With the outcome of World Cup still on everyone’s minds,out went Eriksson and in came his assistant Steve Mclaren.Mclaren’s regime as England manager didn’t turn out that well as England failed to qualify for Euro ’08 after almost 24 years.Steve Mclaren had failed miserably as a manager as they were luckily given quite an easy group and all their losses had come against relatively weaker teams like Russia and Croatia.Taking all these factors into consideration,the FA unanimously decided to remove him from his job and elect Fabio Capello as the next England manager.Thus,ended the tenure of one of the least successful managers of England.
With an Italian(read Fabio Capello) now at the helm,things were about to change in a big way.Being a disciplinarian himself,he curbed all the riches and lavish habits of all players.He also introduced a rotation system for captaincy which saw captain’s armband alternating in the hands of Beckham,Gerrard,Rio Ferdinand and John Terry.
England had secured an easy group in the World Cup qualifications,and their’s was a successful qualifying campaign where they only lost against Ukraine.Meanwhile,they had also played several friendlies prior to the World Cup — securing important wins against Germany and Mexico while suffering losses at the hands of France,Brazil and Spain.In the World Cup in South Africa,England played terribly; they had an almost forgettable World Cup where they hardly showed any footballing talent.The only reason the proceeded forward the group stage was due to their generous amount of luck and insignificance of other team .They only managed one win — a 1-0 win against Slovenia — drawing both other group matches(first a 1-1 draw against US and second a stalemate against Algeria).They also didn’t any wonders in the round of 16 where they were steamrolled 1-4 by a brilliantly-attacking German side.This time again,as in the past,the hopes of millions of England fans were reduced.This was the nth that the England team and its players were talked highly of but had performed nada compared to their reputation.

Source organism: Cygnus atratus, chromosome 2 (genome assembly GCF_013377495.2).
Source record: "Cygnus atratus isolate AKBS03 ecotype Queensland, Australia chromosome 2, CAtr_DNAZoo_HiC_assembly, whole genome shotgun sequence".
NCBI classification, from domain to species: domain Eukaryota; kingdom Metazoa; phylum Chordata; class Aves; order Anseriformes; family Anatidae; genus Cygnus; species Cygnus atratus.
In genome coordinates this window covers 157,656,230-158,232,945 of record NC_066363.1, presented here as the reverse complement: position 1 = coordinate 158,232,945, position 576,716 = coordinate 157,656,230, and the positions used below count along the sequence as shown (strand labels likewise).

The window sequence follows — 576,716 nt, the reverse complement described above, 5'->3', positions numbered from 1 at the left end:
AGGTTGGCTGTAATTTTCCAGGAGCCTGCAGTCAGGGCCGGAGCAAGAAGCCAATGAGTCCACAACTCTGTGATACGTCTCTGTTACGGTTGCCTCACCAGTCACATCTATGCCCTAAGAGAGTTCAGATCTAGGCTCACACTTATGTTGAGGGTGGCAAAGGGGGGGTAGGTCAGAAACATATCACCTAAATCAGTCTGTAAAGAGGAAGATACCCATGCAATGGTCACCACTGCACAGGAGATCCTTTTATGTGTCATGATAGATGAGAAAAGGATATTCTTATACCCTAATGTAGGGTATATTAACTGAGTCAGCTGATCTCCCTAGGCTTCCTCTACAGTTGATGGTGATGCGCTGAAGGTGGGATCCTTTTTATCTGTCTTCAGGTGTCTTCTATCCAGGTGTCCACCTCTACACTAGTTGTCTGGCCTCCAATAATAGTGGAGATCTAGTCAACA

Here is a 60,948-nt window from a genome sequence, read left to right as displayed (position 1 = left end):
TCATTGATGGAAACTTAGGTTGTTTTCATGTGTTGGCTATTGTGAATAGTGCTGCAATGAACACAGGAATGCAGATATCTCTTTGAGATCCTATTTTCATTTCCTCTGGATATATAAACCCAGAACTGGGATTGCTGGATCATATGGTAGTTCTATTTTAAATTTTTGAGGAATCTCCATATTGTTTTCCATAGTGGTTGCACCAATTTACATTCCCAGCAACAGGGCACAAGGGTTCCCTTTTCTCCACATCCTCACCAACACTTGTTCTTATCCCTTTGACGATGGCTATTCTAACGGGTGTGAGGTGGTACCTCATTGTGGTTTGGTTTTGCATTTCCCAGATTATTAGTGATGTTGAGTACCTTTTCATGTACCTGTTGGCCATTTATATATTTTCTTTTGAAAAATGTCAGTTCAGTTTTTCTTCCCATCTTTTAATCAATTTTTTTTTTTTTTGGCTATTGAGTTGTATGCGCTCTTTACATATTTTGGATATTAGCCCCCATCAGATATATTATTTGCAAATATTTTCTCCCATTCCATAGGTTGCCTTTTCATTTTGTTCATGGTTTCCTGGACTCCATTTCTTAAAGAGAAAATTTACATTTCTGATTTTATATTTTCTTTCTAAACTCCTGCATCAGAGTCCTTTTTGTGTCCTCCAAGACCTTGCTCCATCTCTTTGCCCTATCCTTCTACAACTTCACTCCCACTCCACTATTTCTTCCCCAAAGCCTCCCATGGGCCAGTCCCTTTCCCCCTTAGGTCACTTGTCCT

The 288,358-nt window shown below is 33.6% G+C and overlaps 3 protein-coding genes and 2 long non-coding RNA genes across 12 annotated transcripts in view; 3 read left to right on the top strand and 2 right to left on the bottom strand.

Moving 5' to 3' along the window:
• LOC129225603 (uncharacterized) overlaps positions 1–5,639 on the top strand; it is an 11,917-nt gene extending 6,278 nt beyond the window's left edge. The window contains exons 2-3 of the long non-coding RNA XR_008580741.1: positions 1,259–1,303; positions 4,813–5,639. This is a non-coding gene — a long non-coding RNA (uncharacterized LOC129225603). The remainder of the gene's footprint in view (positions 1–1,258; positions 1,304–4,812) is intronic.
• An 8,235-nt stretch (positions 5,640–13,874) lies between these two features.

Basically,if we look at the performances of the England team starting from the 1950s — and peruse their achievements with a eagle-eye,we will see that they have hardly achieved anything in their supposedly rich history.The only time they stood winner was when they had one of their invalid goal allowed — which worked to their advantage and helped them secure the title.Rest all the times they have never gone beyond the semi-finals.Another aspect that is startling is that,everyone that gone on to represent England and possessed decent footballing skills was at some point or other touted as the next football superstar; it can be said of Bobby Moore,Bobby Charlton,Geoff Hurst,Gordon Banks,Bobby Robson,Kevin Keegan,Glen Hoddle,Gary Lineker,David Platt,Paul Gascoigne,Alan Shearer,David Beckham,Michael Owen,Paul Scholes,Steven Gerrard,Frank Lampard,John Terry,Wayne Rooney and Jack Wilshere(now).However,apart from a few players like Geoff Hurst,Bobby Charlton and to a certain extent Gordon Banks,hardly anyone has done anything remarkable for England in the whole football career — or for that matter — achieved anything worth mentioning.Recent examples like Wayne Rooney give a clear picture of how beneficial they have been to the team(irony intended).Like him,all others have been super-flop(to say the least) as a vital element of The Three Lions.Also,if we compare these players to their counterparts from Brazil,Hungary,Italy,Germany,Netherlands,France and Spain etc.,they appear to be several notches lower than their foreign counterparts.For instance,noone — not even a single football enthusiast must have heard of Gerd Muller of Germany — highest scorer in the World Cups then — but must surely be aware of all the exploits of the great Bobby Charlton of Manchester United.Not that Bobby Charlton was any lesser footballer,but there have been better footballers than Englishmen who haven’t got their due credit and hence have faded into obscurity.The point the title tries to underline here is,that ‘The Three Lions are no more than cats and kittens,so if you are looking for the real lions,then you might have to look somewhere else’.